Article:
What occupies your kids for more than six hours per day? TV, computer and video screens. Ungluing your kids from the TV set and other screens may help prevent and treat weight problems.
Compelling research suggests that fatty buildup in arteries begins in childhood and is more likely with higher blood cholesterol levels.
What's the best way to share the love this Valentine's Day? A healthy heart. Incorporate some of these ideas into your family's meals for a heart-healthy diet.
There’s no single solution for solving our still-growing obesity epidemic. But making small, healthful changes to foods teens overeat – and under-eat (especially veggies) – is an excellent place to start.
Do you struggle to get your grade-schooler to eat fruits and vegetables? If so, don’t feel like you’re alone. Here are some suggestions to get your child to like and eat those fruits and veggies.
Ring in a healthy new year by teaching kids the importance of food, nutrition and eating skills.
The flu season is at your doorstep. How can you protect yourself? The best defense is a year-round offense: Eat smart, stay active, get enough rest, reduce stress.
Research shows that family meals promote healthier eating – more fruits, vegetables and fiber; less fried food; often fewer calories. And they do far more than put healthful food on the table.
TV time can take a toll on your child’s nutrition because many kids are easily swayed to choose the foods they see advertised on television. And many of these foods are high in fat, sugar, sodium and/or calories and they often lack vitamins, minerals and fiber.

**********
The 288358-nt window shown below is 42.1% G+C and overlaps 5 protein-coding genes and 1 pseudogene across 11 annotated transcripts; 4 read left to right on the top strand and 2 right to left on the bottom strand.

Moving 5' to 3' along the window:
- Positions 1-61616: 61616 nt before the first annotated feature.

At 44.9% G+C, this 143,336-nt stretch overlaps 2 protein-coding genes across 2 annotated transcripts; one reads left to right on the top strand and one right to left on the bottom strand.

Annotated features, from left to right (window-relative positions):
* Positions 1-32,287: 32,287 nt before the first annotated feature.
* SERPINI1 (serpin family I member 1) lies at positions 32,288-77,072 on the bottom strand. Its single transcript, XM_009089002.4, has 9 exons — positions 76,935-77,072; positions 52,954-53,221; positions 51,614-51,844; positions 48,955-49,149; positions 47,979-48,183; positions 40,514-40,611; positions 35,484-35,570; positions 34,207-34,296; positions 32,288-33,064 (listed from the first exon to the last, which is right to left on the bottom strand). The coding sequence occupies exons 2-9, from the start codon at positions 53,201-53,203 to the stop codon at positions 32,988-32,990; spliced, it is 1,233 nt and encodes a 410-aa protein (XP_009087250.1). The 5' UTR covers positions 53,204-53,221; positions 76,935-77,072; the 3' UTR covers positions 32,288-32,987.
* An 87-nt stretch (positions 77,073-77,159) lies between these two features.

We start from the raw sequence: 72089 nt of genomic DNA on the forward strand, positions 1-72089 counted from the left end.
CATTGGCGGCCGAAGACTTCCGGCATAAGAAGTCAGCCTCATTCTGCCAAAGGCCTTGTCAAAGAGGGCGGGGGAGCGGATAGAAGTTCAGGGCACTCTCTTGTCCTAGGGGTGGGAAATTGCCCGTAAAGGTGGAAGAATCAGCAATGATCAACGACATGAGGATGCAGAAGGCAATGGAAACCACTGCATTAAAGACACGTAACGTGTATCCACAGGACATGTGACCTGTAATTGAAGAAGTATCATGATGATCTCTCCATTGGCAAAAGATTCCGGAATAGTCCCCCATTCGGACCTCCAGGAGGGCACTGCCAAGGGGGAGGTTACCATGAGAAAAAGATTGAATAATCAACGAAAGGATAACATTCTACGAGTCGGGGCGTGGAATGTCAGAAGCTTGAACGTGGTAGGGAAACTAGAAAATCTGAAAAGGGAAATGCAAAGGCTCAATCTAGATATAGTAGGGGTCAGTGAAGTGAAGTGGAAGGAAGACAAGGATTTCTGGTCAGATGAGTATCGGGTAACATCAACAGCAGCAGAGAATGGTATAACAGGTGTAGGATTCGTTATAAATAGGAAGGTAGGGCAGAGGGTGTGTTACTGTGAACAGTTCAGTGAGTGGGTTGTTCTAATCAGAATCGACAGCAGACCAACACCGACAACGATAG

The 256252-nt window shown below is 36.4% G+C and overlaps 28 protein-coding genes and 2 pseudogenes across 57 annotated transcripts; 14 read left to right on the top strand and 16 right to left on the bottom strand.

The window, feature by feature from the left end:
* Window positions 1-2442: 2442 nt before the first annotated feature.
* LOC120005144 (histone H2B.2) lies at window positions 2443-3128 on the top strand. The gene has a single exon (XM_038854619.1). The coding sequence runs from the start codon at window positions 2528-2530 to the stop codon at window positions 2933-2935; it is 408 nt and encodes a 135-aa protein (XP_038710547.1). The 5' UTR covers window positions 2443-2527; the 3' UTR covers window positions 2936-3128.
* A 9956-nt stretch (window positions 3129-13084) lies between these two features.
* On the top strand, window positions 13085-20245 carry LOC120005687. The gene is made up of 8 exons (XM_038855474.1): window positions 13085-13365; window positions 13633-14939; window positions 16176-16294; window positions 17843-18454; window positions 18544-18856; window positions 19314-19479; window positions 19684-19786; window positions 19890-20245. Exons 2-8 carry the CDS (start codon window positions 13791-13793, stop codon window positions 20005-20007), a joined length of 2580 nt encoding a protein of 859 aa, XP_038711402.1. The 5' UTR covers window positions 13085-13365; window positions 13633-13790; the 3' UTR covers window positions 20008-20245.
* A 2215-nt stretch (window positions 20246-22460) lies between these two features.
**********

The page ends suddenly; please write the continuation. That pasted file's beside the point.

Weaning is the slow, gradual process that helps your baby eat and enjoy your family's foods. The time for weaning is an individual matter for mother and baby.
Nuts are a terrific snack or addition to a meal for children and adults with either type 1 or type 2 diabetes.
Is it possible to effectively breast-feed twins or triplets? Yes! And it’s worth
the effort. Breast milk delivers the nutrients and antibodies babies need in an
easy-to-digest, convenient and economical package.
Four key nutrition tips to keep your teen athlete nutritionally balanced, energized and ready to play.
There are two basic types of hunger: emotional and physical. Emotional hunger means eating to deal with feelings. Physical hunger is the body's signal that it needs nutrients.
Being a picky eater, a developmental stage also called neophobia, can be a natural state for young children. Learn the nine phrases that will turn your picky eater into a more adventurous one.
Kids don’t need to eat meat to get the necessary protein to keep their bodies healthy and growing. Build meals around these five non-meat foods that contain protein and are rich in nutrients.
You may feel like every kid at your child’s school has an allergy, or you may be managing this serious medical condition within your own family. Here’s what you need to know about one of the most common conditions affecting children in the U.S.
Between First Lady Michelle Obama’s Let’s Move! campaign against childhood obesity and Jamie Oliver’s Food Revolution there’s no shortage of programs aimed at getting America’s kids to eat healthier.